The Wisconsin Assembly passed a bill  53-38 Thursday evening that would change the state’s mining regulations to lift the effective moratorium on sulfide mining. Now the bill goes to the state Senate where Republicans are in control 20-13 but passage is still uncertain.

As the Senate debates the return of mining to Wisconsin, both sides will use the closed Flambeau Mine in Ladysmith as an example of whether mining can be done safely. Democrats will claim the mine was an environmental disaster, while Republicans will claim the mine was closed without any harm done.

In a new report released Wednesday, the Wisconsin Institute for Law & Liberty (WILL) set the record straight on the Flambeau Mine.

“It is absolutely imperative that whenever policy makers take on important debates, they have access to the most accurate information,” said WILL President Rick Esenberg in a release Wednesday. “Here we have attempted to set the record straight regarding the Flambeau litigation.”

“As policymakers decide whether or not to lift the moratorium, they should have an accurate understanding of one of the key mining examples – the Flambeau Mine,” Esenberg said. “It’s without dispute that the trial court offered a glowing analysis of the efforts of the operation and most importantly, any alleged violation was ultimately overturned by the Seventh Circuit. To say otherwise is simply not consistent with the record.”

The author of the case study, WILL Associate Counsel Jake Curtis, said while the mine did violate the Clean Water Act, it did so only because of the federal law’s strict liability requirements.

“The court also emphasized that none of the violations were serious in nature and in fact none of the discharges came close to meeting or exceeding the copper limit the DNR had imposed,” Curtis said. “Frankly, the court was shocked the plaintiffs spent so much time and energy litigating against a company that seemed every bit as committed as they were to protecting the environment and preserving water quality.”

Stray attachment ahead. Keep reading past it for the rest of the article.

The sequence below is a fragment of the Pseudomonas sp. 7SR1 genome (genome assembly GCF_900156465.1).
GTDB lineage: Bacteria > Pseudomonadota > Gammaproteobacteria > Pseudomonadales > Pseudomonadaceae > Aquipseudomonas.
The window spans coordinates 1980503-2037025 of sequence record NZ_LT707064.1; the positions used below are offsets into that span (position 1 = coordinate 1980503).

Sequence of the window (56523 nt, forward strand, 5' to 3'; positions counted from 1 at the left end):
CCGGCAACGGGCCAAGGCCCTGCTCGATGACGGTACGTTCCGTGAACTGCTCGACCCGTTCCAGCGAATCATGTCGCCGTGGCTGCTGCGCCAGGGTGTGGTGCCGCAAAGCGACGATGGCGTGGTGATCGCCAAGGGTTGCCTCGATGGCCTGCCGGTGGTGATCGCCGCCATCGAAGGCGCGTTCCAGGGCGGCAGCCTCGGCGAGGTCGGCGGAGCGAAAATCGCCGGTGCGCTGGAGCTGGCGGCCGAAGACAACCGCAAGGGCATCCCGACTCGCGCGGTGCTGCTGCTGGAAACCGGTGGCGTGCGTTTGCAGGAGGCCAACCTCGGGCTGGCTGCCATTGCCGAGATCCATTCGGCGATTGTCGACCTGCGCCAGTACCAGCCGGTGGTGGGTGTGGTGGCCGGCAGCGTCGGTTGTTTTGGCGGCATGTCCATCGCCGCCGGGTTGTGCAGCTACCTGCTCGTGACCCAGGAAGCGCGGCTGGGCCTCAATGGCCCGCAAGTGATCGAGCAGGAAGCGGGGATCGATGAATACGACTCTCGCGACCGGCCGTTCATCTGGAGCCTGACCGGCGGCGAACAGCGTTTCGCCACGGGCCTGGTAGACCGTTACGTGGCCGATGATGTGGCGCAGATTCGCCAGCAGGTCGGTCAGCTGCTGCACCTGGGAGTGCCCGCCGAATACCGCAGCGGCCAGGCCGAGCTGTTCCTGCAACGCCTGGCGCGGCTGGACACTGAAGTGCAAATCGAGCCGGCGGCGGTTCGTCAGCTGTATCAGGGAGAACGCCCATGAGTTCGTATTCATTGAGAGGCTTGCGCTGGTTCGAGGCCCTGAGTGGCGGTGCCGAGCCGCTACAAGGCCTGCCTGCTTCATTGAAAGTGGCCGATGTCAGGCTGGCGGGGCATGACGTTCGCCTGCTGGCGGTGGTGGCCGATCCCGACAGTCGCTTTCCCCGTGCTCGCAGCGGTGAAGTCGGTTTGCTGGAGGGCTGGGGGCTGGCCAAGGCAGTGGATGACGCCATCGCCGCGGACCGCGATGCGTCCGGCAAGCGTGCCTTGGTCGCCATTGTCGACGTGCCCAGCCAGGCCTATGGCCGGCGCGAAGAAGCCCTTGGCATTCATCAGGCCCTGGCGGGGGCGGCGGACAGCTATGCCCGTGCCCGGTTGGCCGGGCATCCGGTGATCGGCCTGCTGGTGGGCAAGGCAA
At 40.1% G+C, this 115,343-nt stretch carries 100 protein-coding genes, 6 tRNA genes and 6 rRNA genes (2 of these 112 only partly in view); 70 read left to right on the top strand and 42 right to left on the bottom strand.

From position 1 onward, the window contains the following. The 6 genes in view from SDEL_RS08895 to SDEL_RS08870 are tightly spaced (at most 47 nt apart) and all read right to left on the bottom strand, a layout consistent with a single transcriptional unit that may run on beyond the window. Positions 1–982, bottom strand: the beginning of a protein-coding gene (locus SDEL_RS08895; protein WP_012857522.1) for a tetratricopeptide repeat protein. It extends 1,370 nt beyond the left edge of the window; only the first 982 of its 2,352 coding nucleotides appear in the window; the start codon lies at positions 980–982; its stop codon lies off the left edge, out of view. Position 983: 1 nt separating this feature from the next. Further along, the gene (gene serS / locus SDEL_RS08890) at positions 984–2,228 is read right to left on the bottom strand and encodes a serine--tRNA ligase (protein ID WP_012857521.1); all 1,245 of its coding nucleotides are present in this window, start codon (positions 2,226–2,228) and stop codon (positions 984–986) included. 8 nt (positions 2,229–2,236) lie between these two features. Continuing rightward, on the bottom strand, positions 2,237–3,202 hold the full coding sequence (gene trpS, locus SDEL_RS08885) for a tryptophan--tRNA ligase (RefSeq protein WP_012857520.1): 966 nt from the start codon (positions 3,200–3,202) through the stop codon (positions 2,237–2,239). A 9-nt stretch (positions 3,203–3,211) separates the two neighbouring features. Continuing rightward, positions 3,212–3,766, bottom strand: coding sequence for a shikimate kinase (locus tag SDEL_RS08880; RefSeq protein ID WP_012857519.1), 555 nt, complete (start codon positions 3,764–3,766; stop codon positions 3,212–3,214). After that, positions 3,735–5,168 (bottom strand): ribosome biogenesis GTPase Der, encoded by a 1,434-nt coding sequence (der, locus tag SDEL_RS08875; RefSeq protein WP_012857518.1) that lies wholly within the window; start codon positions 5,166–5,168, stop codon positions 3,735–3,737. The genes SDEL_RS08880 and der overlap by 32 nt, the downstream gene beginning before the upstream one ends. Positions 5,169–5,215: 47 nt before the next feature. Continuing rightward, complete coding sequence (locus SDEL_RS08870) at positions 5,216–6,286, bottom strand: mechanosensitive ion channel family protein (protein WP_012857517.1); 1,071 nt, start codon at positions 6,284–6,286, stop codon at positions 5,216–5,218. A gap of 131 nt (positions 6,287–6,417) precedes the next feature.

As the report indicates, the ruling of the court in the Flambeau Mine case was eventually reversed by the Seventh Circuit Court of Appeals.

The legislature lifted the mining moratorium on iron mining in 2013. However, the moratorium on sulfide mining, which includes mining for copper, continued.

The report by WILL explains the current restrictions in the sulfide mining law in Wisconsin and why it’s called a moratorium:

Under the terms of the moratorium, the DNR is prohibited from issuing a permit for sulfide ore mining to an applicant unless the DNR can first determine, based on information provided by the applicant, that a mining operation in the United States or Canada has operated which “has a net acid generating potential…for at least 10 years without the pollution of groundwater or surface water from acid drainage” and a mining operation in the United States or Canada has operated which “has been closed for at least 10 years without the pollution of groundwater or surface water from acid drainage.”

While critics refer to the law as a “moratorium” conservationists often refer to it as Wisconsin’s “prove it first” law. It is unique among mining regulations nationwide.

Four Republicans in the Senate are still considered holdouts on the bill. According to the MacIver News Service, “Sen. Robert Cowles, R-Green Bay is a no vote; Sen. Jerry Petrowski (R-Marathon) is looking for amendments to address his concerns with the bill; Sen. Sheila Harsdorf (R-River Falls) is reluctant, as is Sen. Luther Olsen (R-Ripon).”